The firm declared a special interim dividend of 4 cents per share to be paid on Sept 13.

    CDL shares closed 53 cents down at $11.14 yesterday, after the earnings were announced.

  2. #2
    Join Date
    Oct 2011


    Leng Beng again calls for review of Qualifying Certificate policy

    CDL's group Q2 profit down 17.9% to S$109.9 million due to absence of contribution from Lush Acres EC

    August 12, 2017


    CITY Developments (CDL) executive chairman Kwek Leng Beng once again called for the government to ease land-banking measures for property developers, in the belief that this will help to regulate land and property prices, a view not shared by some industry players.

    Asked at the group's results briefing for his thoughts on the recent aggressive prices paid in government land tenders, he reiterated his stance in the media release, where he had said: "We remain hopeful that the Qualifying Certificate (QC) policy can be reviewed in due course, so that developers can look towards both government land sales and private sales for land replenishment, and avoid a dangerous upward spiral in land cost and property prices that is not in line with the growth of the economy."

    Under the QC conditions, foreign and listed developers are given five years to complete construction of a project and two years to finish selling the units, failing which they have to pay extension charges - set at per annum rates of 8, 16 and 24 per cent of the site's purchase price for the first, second and third/subsequent years of extension, respectively.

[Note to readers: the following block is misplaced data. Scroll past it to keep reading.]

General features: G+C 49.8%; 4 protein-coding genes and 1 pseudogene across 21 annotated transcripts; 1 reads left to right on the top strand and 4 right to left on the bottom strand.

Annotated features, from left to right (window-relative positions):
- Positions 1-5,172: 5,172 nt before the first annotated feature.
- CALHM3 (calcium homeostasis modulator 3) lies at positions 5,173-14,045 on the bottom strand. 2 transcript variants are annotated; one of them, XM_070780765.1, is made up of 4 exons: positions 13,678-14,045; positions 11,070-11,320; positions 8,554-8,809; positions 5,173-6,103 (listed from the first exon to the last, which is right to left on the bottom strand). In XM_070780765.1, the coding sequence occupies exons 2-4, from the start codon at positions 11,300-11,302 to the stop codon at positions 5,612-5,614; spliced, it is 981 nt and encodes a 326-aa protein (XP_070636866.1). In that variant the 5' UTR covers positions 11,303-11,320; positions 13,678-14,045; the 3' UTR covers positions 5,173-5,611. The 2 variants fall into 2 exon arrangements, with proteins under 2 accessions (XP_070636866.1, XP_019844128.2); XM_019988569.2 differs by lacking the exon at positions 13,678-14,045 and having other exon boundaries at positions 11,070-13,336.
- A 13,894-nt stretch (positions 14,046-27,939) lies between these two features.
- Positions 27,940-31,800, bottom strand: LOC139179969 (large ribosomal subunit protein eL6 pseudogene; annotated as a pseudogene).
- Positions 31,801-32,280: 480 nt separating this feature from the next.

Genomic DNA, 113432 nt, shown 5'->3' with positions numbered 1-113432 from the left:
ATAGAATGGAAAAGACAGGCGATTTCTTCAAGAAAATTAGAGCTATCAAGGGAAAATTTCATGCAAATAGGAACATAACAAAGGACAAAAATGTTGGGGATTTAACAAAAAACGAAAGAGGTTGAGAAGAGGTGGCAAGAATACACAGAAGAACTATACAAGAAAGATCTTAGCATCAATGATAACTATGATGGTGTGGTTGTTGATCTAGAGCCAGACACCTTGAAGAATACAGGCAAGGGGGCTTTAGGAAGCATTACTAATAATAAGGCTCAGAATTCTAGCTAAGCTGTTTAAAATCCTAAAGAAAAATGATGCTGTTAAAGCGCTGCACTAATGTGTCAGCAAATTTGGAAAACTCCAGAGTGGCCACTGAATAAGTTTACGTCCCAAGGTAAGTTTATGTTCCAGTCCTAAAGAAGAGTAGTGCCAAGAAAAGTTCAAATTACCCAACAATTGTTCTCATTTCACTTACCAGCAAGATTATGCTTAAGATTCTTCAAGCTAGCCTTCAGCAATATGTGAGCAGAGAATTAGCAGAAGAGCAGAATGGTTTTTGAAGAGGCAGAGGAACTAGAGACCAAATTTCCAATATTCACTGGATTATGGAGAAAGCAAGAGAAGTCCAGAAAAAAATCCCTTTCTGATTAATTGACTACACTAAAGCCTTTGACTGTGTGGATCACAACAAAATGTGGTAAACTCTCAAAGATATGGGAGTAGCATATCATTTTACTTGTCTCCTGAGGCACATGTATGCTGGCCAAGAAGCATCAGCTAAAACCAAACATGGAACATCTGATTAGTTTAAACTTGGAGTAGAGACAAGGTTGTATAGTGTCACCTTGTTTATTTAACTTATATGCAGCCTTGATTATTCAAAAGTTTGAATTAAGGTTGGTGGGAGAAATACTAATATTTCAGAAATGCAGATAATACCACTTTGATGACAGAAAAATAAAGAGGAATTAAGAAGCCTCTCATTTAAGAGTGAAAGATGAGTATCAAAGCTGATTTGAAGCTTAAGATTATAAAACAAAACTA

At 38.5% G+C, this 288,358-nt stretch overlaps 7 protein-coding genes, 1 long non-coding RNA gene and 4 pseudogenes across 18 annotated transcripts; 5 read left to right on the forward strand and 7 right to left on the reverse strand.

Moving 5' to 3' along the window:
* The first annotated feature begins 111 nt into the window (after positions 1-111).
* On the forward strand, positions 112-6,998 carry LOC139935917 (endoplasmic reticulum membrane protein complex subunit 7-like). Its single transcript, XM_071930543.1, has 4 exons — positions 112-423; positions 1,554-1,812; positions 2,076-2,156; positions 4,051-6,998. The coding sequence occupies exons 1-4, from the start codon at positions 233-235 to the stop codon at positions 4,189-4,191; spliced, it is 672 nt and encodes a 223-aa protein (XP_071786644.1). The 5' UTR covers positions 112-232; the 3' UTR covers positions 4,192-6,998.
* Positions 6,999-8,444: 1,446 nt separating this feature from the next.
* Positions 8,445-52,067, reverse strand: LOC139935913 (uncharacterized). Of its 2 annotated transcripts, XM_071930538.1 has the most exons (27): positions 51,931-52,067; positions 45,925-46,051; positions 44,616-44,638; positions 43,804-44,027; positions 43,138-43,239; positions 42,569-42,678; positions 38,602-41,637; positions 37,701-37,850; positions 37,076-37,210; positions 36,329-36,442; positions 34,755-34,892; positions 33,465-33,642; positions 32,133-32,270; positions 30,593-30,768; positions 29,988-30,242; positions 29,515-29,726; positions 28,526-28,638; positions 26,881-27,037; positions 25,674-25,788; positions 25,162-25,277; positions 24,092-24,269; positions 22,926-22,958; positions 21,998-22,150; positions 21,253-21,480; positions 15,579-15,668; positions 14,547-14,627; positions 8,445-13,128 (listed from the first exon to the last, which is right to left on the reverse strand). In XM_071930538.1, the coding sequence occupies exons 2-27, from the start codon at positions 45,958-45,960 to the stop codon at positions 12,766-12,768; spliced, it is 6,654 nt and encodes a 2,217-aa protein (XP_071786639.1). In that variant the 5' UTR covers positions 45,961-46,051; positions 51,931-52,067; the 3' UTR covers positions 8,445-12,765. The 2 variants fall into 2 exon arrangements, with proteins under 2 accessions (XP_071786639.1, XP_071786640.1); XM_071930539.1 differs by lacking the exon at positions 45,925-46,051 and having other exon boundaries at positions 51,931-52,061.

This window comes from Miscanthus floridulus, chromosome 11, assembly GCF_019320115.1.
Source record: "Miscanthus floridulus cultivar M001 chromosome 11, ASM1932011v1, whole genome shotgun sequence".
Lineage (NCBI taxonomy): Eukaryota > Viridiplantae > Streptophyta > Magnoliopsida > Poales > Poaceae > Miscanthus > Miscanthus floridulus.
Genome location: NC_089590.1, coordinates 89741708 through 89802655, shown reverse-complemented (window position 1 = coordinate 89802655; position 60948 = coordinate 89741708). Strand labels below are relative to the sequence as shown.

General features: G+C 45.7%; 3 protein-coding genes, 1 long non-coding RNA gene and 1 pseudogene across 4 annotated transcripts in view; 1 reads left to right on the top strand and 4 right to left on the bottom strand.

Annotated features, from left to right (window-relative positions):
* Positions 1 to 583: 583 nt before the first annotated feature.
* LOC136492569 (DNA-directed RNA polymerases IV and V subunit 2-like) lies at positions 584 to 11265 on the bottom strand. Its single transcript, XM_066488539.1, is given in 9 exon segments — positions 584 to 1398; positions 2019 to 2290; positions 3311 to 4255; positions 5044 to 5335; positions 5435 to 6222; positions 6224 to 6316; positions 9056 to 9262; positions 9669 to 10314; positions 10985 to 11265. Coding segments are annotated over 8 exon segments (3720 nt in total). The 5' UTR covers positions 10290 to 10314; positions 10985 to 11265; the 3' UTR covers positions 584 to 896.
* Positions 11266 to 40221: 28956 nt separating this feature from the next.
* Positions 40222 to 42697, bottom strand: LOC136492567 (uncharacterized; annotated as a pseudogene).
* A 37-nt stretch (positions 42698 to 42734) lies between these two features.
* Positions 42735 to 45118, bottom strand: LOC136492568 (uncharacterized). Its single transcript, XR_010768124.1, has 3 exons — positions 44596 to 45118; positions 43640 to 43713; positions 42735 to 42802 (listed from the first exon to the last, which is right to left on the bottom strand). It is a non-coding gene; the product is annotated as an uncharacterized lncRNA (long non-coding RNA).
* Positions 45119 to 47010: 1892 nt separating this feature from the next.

The rule is aimed at preventing developers from hoarding or speculating in residential land.

    Mr Kwek said a review is needed "in order to steady the rate of growth" in price increases. He likened land to raw materials for manufacturers, and said that developers need land to keep their businesses going.

    "You have no choice but to bid for the land. Yet, if you bid lower because you think it's the right price, you'll get nothing.

    "We have to watch out. If the prices keep going up, this is not good. What we want and what we have been told correctly so is that prices need to be growing in accordance with the economic growth.

    "It is my hope that the government will look into this again."

    He also believes that if the QC policy is removed, prices may rise in a knee-jerk reaction, but rationality will soon take over and developers will become less aggressive in their land bidding behaviour, knowing they can extract from their land bank at the appropriate time to launch and have the flexibility to pace their launches.

    Some analysts see Mr Kwek's push as an a bid to ease CDL's development business if it does not have to build and launch projects within a tight time frame. CDL is not affected by much QC charges in the near term.

    The property group on Friday posted a 17.9 per cent drop in net profit to S$109.9 million for the second quarter, due to the absence of contribution from Lush Acres executive condominium which was fully recognised a year ago. Its revenue also fell 21.8 per cent to S$854.1 million for the same reason. Its board declared a special interim dividend of 4 Singapore cents a share - unchanged from a year ago.

    OCBC Investment Research analyst Eli Lee said CDL's Q2 results were in line with expectations. "We like that the group remains one of the best positioned to ride the potential residential upturn, and note that CDL's first-half domestic home sales clocked in at a healthy clip of 691 units - up more than 10 per cent year-on-year."